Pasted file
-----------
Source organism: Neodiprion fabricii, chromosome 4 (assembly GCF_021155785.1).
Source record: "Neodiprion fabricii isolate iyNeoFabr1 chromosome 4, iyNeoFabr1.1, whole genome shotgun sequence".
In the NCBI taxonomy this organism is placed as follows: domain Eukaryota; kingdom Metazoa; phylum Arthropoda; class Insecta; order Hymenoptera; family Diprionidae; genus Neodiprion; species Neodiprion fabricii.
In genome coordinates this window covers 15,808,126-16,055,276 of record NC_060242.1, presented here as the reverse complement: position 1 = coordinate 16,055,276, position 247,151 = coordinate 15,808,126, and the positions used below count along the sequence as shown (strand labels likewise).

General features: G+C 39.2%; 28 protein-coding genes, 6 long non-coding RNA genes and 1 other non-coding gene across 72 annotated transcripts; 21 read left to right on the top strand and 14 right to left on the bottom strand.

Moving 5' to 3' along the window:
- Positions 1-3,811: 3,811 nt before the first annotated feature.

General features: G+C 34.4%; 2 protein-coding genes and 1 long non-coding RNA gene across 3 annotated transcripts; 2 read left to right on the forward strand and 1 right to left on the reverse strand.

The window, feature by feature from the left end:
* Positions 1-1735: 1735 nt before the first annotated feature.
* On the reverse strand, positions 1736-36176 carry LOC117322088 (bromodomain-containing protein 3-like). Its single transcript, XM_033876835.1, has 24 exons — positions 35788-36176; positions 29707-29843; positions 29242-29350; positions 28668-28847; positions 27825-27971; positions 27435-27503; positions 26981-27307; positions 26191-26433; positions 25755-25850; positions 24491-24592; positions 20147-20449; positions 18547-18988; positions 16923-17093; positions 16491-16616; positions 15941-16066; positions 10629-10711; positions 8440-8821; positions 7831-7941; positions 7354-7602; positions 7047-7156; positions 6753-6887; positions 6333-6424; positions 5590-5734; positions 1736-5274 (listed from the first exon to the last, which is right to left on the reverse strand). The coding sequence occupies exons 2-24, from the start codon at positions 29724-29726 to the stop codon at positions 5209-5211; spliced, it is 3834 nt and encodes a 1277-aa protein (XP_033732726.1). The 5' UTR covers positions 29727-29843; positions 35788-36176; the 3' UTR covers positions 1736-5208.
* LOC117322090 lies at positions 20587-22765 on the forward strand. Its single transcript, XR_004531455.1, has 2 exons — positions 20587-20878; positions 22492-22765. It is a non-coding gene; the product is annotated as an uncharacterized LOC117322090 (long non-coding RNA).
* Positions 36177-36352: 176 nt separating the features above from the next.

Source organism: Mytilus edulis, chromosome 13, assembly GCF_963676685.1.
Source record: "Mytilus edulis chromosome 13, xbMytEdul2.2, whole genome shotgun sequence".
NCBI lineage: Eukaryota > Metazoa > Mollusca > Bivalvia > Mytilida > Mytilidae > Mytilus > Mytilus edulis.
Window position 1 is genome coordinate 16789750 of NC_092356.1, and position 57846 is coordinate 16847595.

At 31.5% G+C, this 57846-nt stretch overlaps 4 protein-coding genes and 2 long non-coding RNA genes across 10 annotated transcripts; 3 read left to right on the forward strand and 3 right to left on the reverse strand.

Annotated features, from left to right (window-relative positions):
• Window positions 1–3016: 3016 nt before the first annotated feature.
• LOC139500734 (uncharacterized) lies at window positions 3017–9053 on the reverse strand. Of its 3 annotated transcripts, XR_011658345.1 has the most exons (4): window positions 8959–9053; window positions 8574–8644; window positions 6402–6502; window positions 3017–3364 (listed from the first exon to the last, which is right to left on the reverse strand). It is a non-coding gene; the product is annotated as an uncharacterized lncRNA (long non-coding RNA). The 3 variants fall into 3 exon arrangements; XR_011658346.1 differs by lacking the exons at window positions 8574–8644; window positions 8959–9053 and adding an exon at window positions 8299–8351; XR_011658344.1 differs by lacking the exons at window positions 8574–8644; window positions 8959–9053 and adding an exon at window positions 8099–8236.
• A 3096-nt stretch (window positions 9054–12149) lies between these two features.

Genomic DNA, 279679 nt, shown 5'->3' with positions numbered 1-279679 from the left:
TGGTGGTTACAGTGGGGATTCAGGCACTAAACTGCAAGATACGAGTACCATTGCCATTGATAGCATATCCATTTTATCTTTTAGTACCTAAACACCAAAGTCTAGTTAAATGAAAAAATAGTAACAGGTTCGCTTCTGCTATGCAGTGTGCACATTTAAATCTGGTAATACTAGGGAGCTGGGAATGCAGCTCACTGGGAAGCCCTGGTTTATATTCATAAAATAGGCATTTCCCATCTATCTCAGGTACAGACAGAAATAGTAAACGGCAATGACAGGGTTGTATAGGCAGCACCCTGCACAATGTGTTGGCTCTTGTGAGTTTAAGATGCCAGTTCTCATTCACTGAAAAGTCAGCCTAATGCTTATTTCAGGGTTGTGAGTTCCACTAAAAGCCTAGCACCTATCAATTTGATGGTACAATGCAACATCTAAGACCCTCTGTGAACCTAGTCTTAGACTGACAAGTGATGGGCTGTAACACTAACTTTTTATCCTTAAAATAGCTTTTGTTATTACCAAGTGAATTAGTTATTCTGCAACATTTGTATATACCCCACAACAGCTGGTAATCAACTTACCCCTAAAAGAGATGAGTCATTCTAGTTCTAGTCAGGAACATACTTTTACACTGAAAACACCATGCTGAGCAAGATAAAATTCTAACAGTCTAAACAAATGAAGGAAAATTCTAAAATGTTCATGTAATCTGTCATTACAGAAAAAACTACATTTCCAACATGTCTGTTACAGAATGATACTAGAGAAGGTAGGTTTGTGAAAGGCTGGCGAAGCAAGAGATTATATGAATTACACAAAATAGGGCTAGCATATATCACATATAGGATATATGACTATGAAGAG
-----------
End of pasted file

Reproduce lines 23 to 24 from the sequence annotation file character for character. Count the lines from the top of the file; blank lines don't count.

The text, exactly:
Genomic DNA, 279679 nt, shown 5'->3' with positions numbered 1-279679 from the left:
TGGTGGTTACAGTGGGGATTCAGGCACTAAACTGCAAGATACGAGTACCATTGCCATTGATAGCATATCCATTTTATCTTTTAGTACCTAAACACCAAAGTCTAGTTAAATGAAAAAATAGTAACAGGTTCGCTTCTGCTATGCAGTGTGCACATTTAAATCTGGTAATACTAGGGAGCTGGGAATGCAGCTCACTGGGAAGCCCTGGTTTATATTCATAAAATAGGCATTTCCCATCTATCTCAGGTACAGACAGAAATAGTAAACGGCAATGACAGGGTTGTATAGGCAGCACCCTGCACAATGTGTTGGCTCTTGTGAGTTTAAGATGCCAGTTCTCATTCACTGAAAAGTCAGCCTAATGCTTATTTCAGGGTTGTGAGTTCCACTAAAAGCCTAGCACCTATCAATTTGATGGTACAATGCAACATCTAAGACCCTCTGTGAACCTAGTCTTAGACTGACAAGTGATGGGCTGTAACACTAACTTTTTATCCTTAAAATAGCTTTTGTTATTACCAAGTGAATTAGTTATTCTGCAACATTTGTATATACCCCACAACAGCTGGTAATCAACTTACCCCTAAAAGAGATGAGTCATTCTAGTTCTAGTCAGGAACATACTTTTACACTGAAAACACCATGCTGAGCAAGATAAAATTCTAACAGTCTAAACAAATGAAGGAAAATTCTAAAATGTTCATGTAATCTGTCATTACAGAAAAAACTACATTTCCAACATGTCTGTTACAGAATGATACTAGAGAAGGTAGGTTTGTGAAAGGCTGGCGAAGCAAGAGATTATATGAATTACACAAAATAGGGCTAGCATATATCACATATAGGATATATGACTATGAAGAG